Reporter Malcolm Hillard's journey into the Amazon Jungle takes him deeper into the mystery of a missing American worker and the sabotage of a timber company that followed. The clues lead him to the Jatapu tribe, whose belief in a powerful Amazon spirit may hold the key to the mystery. Drugged and alone in the jungle, Malcolm comes face to face with the answers, but they aren't the ones he expects.
Posted by Steve Duin, The Oregonian
Twenty years later, they're still chopping the rain forest off at the knees, Seagle notes, clear-cutting a chunk of the jungle "roughly the size of the state of Rhode Island" in the last five months of 2008: "I don't know if it's that the reach of comics is too small, the execution is not good enough to have a real rhetorical impact, or if the mindset of comics readers is such that they don't want that kind of social critique in their escapism, though I do think that plays some part," Seagle says:
"I just don't see comics as agents of change."
If change is what you're after, a fully realized--and inspired--story is what you need, and Seagle doesn't get off to a memorable start in the first issue of this miniseries. That American worker has gone missing (or native) even as the sabotage at the timber camp has begun, and the coincidence is clumsy, at best, when Hilliard sees the American disabling a crane as soon as he reaches the camp. Seagle is equally heavy handed with his lampooning of the local Christian missionaries: "The missionaries believe that what they are doing is right--spreading Christianity to the uninformed. But in actuality, it's just more strip-mining. In this case, though, it is not timber or malachite. It's tribal religion values--and culture."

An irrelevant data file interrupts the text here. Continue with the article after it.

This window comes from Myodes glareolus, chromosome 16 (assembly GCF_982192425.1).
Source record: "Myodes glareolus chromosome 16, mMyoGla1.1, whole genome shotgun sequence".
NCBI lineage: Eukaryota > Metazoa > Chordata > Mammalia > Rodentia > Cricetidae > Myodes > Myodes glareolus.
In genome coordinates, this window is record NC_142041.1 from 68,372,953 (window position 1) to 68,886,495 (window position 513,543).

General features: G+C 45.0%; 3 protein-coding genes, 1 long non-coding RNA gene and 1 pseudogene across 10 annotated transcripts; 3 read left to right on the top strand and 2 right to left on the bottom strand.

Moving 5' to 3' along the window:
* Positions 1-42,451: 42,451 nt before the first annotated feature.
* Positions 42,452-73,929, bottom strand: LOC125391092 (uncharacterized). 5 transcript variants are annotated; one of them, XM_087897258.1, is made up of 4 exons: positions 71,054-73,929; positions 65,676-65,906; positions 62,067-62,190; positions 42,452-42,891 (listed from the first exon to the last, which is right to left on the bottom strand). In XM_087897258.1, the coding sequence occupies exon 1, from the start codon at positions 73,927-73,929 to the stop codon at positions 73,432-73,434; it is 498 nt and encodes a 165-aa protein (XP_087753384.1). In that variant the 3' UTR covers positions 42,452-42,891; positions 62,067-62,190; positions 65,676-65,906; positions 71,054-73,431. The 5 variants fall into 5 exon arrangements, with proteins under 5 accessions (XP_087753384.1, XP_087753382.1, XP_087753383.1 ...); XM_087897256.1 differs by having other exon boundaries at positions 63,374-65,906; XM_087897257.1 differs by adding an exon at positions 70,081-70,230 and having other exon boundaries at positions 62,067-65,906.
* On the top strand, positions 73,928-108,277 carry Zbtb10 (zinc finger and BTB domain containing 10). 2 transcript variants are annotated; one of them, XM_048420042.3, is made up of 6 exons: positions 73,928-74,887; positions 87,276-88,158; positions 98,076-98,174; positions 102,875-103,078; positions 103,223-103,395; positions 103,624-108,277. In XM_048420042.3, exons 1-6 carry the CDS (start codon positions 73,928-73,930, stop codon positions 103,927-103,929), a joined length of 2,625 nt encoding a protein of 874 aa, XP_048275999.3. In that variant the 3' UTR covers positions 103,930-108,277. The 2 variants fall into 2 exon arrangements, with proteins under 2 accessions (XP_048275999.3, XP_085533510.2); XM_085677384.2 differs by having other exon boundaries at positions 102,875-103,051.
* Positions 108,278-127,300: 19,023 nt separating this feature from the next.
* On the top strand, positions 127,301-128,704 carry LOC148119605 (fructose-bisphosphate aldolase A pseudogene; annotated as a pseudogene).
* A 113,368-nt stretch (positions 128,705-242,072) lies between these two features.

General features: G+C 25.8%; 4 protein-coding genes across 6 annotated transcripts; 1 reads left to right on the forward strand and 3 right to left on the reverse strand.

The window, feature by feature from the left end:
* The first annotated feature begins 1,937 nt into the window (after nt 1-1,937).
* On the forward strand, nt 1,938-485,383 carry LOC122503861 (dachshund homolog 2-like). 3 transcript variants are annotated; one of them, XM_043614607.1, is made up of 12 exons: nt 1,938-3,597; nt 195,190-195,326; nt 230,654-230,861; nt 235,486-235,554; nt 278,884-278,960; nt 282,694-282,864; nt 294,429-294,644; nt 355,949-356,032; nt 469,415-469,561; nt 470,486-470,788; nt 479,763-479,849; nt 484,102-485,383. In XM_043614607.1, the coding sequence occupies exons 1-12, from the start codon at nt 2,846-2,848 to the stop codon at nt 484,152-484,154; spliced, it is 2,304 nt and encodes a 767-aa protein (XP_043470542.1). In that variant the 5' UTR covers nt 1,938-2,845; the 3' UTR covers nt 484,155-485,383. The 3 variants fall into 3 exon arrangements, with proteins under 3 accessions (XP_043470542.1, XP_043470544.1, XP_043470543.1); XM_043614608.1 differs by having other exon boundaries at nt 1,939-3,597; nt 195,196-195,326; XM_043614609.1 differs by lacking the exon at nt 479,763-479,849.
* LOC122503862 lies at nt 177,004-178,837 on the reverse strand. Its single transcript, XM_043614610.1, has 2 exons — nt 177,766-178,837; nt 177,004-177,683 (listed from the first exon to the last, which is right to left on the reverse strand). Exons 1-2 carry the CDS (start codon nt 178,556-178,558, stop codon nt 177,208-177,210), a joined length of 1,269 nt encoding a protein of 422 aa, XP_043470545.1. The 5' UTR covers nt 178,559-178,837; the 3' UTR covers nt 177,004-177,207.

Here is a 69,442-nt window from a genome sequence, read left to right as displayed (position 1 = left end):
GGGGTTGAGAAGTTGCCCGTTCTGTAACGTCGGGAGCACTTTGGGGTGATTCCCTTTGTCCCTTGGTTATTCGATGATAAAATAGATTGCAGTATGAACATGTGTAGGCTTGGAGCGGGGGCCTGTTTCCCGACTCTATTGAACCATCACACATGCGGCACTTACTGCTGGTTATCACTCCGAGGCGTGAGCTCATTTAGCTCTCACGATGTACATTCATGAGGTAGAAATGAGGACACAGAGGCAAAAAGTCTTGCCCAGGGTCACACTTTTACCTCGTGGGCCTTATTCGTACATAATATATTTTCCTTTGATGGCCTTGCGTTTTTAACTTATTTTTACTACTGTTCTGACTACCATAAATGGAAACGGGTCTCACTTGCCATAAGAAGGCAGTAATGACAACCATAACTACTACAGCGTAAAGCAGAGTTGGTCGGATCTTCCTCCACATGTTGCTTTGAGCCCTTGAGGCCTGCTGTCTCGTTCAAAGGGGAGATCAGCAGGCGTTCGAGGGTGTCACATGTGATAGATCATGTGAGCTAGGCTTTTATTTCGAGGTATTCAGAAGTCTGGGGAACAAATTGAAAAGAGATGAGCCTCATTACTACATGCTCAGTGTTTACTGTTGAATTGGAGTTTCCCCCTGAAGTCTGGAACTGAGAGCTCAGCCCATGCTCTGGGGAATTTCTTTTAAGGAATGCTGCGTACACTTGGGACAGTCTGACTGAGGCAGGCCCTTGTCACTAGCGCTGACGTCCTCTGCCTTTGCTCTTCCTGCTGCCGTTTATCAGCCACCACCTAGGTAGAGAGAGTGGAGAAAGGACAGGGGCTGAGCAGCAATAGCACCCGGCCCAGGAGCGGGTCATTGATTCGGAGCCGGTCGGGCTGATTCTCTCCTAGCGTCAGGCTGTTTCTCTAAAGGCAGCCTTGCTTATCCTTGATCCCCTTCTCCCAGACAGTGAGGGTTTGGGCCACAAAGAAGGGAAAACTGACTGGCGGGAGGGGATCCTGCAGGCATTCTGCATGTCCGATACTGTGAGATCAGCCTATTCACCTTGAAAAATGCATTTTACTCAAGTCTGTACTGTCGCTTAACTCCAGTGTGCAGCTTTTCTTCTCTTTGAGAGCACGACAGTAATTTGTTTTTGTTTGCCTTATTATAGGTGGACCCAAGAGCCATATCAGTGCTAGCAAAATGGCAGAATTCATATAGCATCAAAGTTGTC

A comic has to be really special these days to get my attention. I'm hardly buying any single issues anymore because they're too expensive.
Changing the world
Interesting question about comics as an agent of change. That's what I hoped for my PEACE PARTY comics too. But I never thought it would be easy.
To have an effect, I suspect a comic book (or any popular work of art) has to have several components.
1) The comic has to hit a "sweet spot" between entertainment and message. The best comics do this.
For instance, Seagle could've presented the same message about missionaries more artfully. "While the timber harvesters cleared acre after acre, the missionaries did their own cutting and trimming. They carved out a bloody ceremony here, whittled down a heathen idol there. Soon the rough Indian bark was nothing but bits and shavings on the ground. What was left was the white, pulpy core of a man ready to be shaped."
(Okay, you still may not like this. But does anyone think Seagle's version is more entertaining than my version?)
2) The comic has to become popular enough to enter the mainstream culture in various forms. If it isn't made into a movie, a TV series, a toy line, etc., you can't expect it to reach many people.
3) You have to be committed to getting out the message beyond the immediate publication of the comic. Raising awareness of the Amazon is more like a lifetime project than a one-shot deal.
For more on the subject, see Comic Books Featuring Indians.
Below: Awesome cover. If the interior was a series of paintings like this one, I might've bought it.